Mary A. Upperman, 1878-1937

When Mary A. Upperman came to Akron, Ohio, in 1916, she was a minister’s wife. But, with the untimely death of her husband, Upperman assumed a new identity, as an entrepreneur. She became perhaps the most successful African-American businesswoman in the city during the Progressive period.

Little is known about Upperman’s early days. She was born in Raleigh, N.C., and was orphaned by the age of 2. She attended the prestigious Scotia Seminary, the rigorous girl’s boarding school in North Carolina that educated the likes of such African-American women leaders as Mary McLeod Bethune, Gertrude Brown and Mary Church Terrell. After graduating at the age of 19, Upperman taught school at Keystone, W.Va.

She and her husband, the Rev. Louis M. Upperman, came to Akron where he became pastor of the Wesley Temple A.M.E. Zion Church. He died in 1917. She stayed in the city and began a new life.

According to the city’s Negro Year Book of 1927, Upperman had the one qualification needed for success, “belief in herself.” She started initially running an employment agency out of her home. By 1920, however, Upperman had diversified. She continued running the employment agency but also ran a thriving grocery and laundry. By 1927, she was the sole owner of the only African American-owned drug store in the city (Globe Drug Store, 103 N. Main St.), even as she continued to run her grocery.

The Depression had some effect on Upperman. In 1931, she ran a confectionary (North End Cut Rate Store, 187 Bluff) and a grocery (189 Bluff) but she had apparently given up her drug store. By 1932, she was concentrating on the grocery business.

Mary A. Upperman died of pneumonia in Akron, on Dec. 7, 1937. She was only 59 years old.

Although she carried on lucrative businesses, Upperman always retained ties to the church that her husband once ministered. She supervised the Sunday school for many years. In 1936, she was a delegate to the general conference of the A.M.E. Zion Church.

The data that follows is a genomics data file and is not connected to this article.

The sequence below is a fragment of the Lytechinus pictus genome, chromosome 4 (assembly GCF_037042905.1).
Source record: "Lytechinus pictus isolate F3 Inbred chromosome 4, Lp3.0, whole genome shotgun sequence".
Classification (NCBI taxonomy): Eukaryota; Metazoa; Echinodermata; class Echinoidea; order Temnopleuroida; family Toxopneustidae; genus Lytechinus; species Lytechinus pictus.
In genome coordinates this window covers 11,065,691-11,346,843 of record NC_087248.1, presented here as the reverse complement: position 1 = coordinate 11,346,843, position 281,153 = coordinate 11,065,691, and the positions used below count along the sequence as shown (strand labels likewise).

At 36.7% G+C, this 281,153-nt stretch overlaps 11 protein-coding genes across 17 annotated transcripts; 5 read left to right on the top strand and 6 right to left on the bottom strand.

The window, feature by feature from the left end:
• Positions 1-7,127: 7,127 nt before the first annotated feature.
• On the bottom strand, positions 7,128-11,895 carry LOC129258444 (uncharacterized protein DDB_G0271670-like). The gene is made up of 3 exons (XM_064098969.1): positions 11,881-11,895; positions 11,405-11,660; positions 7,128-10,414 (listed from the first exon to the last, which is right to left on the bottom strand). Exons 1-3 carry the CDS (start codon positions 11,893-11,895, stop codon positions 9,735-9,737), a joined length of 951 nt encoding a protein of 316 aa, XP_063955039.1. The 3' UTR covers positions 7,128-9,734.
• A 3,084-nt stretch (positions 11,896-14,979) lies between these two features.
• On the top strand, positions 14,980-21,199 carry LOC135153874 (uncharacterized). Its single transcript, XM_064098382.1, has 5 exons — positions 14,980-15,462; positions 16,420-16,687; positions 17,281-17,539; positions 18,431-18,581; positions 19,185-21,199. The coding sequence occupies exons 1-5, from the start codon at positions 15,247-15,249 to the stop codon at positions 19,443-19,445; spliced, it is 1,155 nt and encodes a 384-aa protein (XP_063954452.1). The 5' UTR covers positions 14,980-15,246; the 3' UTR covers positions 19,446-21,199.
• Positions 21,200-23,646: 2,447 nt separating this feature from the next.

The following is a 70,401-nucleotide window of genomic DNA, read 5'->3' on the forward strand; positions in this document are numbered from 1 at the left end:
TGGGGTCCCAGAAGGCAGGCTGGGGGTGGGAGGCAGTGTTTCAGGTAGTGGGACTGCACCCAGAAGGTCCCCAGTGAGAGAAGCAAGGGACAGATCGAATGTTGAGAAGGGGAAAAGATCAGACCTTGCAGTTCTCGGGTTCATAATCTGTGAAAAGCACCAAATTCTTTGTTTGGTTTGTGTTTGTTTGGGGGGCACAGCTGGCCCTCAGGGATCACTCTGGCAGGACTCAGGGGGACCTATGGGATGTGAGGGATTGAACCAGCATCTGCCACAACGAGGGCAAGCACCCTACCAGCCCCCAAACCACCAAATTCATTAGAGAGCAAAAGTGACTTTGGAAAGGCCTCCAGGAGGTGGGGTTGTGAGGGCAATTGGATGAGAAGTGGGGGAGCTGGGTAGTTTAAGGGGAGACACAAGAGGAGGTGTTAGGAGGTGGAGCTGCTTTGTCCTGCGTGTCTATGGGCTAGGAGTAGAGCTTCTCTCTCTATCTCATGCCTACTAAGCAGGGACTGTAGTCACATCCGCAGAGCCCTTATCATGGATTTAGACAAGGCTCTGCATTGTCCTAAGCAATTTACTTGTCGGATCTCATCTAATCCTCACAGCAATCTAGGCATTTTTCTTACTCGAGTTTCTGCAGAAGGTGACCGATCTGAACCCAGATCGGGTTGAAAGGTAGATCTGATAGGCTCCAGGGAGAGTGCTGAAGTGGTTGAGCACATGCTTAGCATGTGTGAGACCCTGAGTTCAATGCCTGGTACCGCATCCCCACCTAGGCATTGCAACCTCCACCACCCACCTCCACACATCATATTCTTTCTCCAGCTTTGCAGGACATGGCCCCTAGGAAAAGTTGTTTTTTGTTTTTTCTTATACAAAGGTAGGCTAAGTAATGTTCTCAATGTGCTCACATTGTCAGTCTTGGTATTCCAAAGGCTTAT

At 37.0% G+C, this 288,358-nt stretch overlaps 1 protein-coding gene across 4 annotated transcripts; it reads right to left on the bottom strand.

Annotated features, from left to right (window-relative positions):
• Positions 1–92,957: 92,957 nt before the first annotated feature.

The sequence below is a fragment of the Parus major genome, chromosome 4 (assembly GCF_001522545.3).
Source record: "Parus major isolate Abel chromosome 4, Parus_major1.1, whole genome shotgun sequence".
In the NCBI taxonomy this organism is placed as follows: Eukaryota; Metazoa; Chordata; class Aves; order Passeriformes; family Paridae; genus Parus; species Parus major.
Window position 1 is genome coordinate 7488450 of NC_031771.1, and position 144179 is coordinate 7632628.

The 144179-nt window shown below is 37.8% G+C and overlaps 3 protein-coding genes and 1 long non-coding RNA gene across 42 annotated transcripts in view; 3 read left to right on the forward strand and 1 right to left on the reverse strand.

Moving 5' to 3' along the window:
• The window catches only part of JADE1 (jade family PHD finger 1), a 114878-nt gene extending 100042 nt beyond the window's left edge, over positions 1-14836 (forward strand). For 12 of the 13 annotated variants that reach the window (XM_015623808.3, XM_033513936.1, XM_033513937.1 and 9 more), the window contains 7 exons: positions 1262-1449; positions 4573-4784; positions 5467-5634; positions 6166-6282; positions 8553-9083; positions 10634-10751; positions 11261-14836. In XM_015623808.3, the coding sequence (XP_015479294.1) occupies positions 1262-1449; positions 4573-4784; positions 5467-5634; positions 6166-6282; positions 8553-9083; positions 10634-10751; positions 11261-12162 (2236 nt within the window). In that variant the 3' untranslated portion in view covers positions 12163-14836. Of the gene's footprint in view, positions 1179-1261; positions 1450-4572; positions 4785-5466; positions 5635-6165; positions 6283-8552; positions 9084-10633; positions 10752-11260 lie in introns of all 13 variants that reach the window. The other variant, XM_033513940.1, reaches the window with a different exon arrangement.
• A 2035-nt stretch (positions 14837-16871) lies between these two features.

She was a member of the board of directors of the Association for Colored Community Work which affiliated with the National Urban League. For the last four years of her life, she also gave domestic science classes for girls.

No known picture exists of Mary Upperman. This advertisment from her drug store courtesy of The University of Akron Archives.

–Kathleen L. Endres

Marion Voris, 1892-1973

Marion Voris came from a family whose name was often associated with the history of Akron. Marion Voris carried on many of the family traditions. She attended Buchtel College (now The University of Akron), just like her mother, Elizabeth Voris. She was a member of the Pan Hellenic Association, like her mother. She became a teacher, like her mother.

Marion Voris was born in Akron in 1893. When Voris graduated from Buchtel College in 1914, she sought employment. The following year, she became a teacher at Central High School and taught there for the next 40 years, retiring in 1955.

She also got involved in the College Club of Akron, an organization of college-educated women in the city. In 1919, she served on the organization’s membership committee. Besides being a place where college-educated women could get together and socialize, the College Club also brought well-known speakers such as poet Alfred Noyes and novelist Baroness Von Suttner to Akron. In addition, Voris served as a charter member of Akron’s Women’s City Club.

Voris was a member of the Unitarian Universalist Church. She died in 1974 at the age of 81.

Photo courtesy of the Beacon Journal.

–Jennifer Petric

Louise Voris, 1882-1946

Louise Voris converted her long career as a volunteer community activist into a job as the superintendent of the Summit County Children’s Home. When she was offered the position in 1936, she had never worked outside the home for pay. Nonetheless, she said, “I feel that I have spent my entire life preparing for the task I know have” (Beacon Journal, 1946).

She was correct. She was well equipped for the task. Born in Cleveland, Voris had graduated from the exclusive Vassar women’s college in Poughkeepsie, N.Y. She moved to Akron shortly after graduating and married William S. Voris, a salesman during the 1930s.